16 Planet Earth Autumn 2010
o find your way using a magnetic
compass with a map, you need to know
the difference between magnetic north
and map north. This difference is called
‘grid magnetic angle’, and in the UK it is
derived from a model of the Earth’s magnetic
field, which is updated every year. The variation
To go north, you just follow your compass towards magnetic
north, right? Not quite. Geophysicists have to work hard so
we can continue to navigate with map and compass. Susan
Macmillan and Tom Shanahan describe how the UK magnetic
repeat station network helps.
in grid magnetic angle reflects changes in the
Earth’s magnetic field arising from sources
in the Earth’s fluid outer core. We don’t yet
understand these changes well enough to make
good forecasts, so we need to monitor them
Some of the data we need has been provided
by an important, UK-wide network of magnetic
survey stations that has been operating since the
early 20th century.
At these ‘repeat stations’, very
accurate measurements are
made of the magnetic
field strength and
direction over a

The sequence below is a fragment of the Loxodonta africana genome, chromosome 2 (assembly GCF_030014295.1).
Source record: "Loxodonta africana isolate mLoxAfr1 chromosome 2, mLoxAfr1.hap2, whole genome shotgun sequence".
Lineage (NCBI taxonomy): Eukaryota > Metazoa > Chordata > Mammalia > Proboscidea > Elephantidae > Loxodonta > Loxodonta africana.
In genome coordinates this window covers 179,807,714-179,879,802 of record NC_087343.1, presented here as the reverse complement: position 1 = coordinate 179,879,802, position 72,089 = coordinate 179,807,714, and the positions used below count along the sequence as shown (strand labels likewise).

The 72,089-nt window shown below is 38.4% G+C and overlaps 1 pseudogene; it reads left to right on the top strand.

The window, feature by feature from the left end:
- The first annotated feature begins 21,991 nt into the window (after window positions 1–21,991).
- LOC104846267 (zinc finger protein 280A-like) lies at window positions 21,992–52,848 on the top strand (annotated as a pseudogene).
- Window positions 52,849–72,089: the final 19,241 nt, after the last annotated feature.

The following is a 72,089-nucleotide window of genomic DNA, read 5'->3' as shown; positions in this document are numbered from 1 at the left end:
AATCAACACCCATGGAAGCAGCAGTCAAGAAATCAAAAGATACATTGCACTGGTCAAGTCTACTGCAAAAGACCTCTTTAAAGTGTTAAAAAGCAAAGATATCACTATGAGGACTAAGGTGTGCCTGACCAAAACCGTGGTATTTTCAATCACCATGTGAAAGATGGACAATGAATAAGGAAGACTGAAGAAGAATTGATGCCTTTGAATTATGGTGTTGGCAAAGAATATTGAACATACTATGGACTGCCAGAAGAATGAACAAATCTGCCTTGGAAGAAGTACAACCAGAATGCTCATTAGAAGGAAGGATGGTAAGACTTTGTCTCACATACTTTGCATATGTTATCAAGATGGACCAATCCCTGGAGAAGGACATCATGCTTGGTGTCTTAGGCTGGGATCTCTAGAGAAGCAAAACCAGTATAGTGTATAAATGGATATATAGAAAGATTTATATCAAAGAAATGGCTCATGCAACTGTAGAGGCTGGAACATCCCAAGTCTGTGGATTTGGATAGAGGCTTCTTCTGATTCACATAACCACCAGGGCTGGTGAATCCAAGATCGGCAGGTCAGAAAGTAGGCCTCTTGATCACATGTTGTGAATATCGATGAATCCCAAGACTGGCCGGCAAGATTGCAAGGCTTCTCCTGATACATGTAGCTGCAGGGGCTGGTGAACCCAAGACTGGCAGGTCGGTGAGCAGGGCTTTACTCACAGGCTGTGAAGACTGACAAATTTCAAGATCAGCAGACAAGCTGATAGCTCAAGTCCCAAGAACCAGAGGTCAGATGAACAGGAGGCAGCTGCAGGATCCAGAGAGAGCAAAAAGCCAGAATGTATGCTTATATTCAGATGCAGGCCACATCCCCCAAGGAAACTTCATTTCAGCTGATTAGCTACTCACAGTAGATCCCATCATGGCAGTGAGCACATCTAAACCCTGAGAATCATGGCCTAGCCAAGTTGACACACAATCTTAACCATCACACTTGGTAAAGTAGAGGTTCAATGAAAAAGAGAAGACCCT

every few years, at exactly the same place. The
readings are influenced by different sources
of magnetism (see explanations to the right)
and all these need to be carefully considered
when making and processing magnetic field
For example, in the UK the horizontal
direction of the main field is currently changing
by about 0.2° each year. But we can also see this
much variation between sites just a few metres
apart because of variations in the crustal fields.
Taking repeated measurements at exactly the
same spot lets us measure the core magnetic
field signal without the risk of distortions from
changes in the crustal field.
Likewise, variations in the magnetosphere
surrounding the Earth cause the overall
magnetic field to fluctuate by about 0.2° each
day in the UK, and by considerably more
during a magnetic storm. During a storm in
October 2003 the magnetic field direction was
observed in the UK to change by over 5° in
six minutes. Fortunately these variations are
short-lived compared to those from the core.
We measure them at the three UK magnetic
observatories, and can then subtract them from
the repeat station data.
Having processed and modelled the data,
Where is North?
The Earth’s magnetic field. The magnetic
poles are shown as red lines. Magnetic field
lines (orange) can be seen emerging from
the south magnetic pole and converging
at the north magnetic pole, which is offset
from the geographic north pole (blue lines)
by eleven degrees.
Mark Garlick/Science Photo Libarary
Pasieka/Science Photo Libary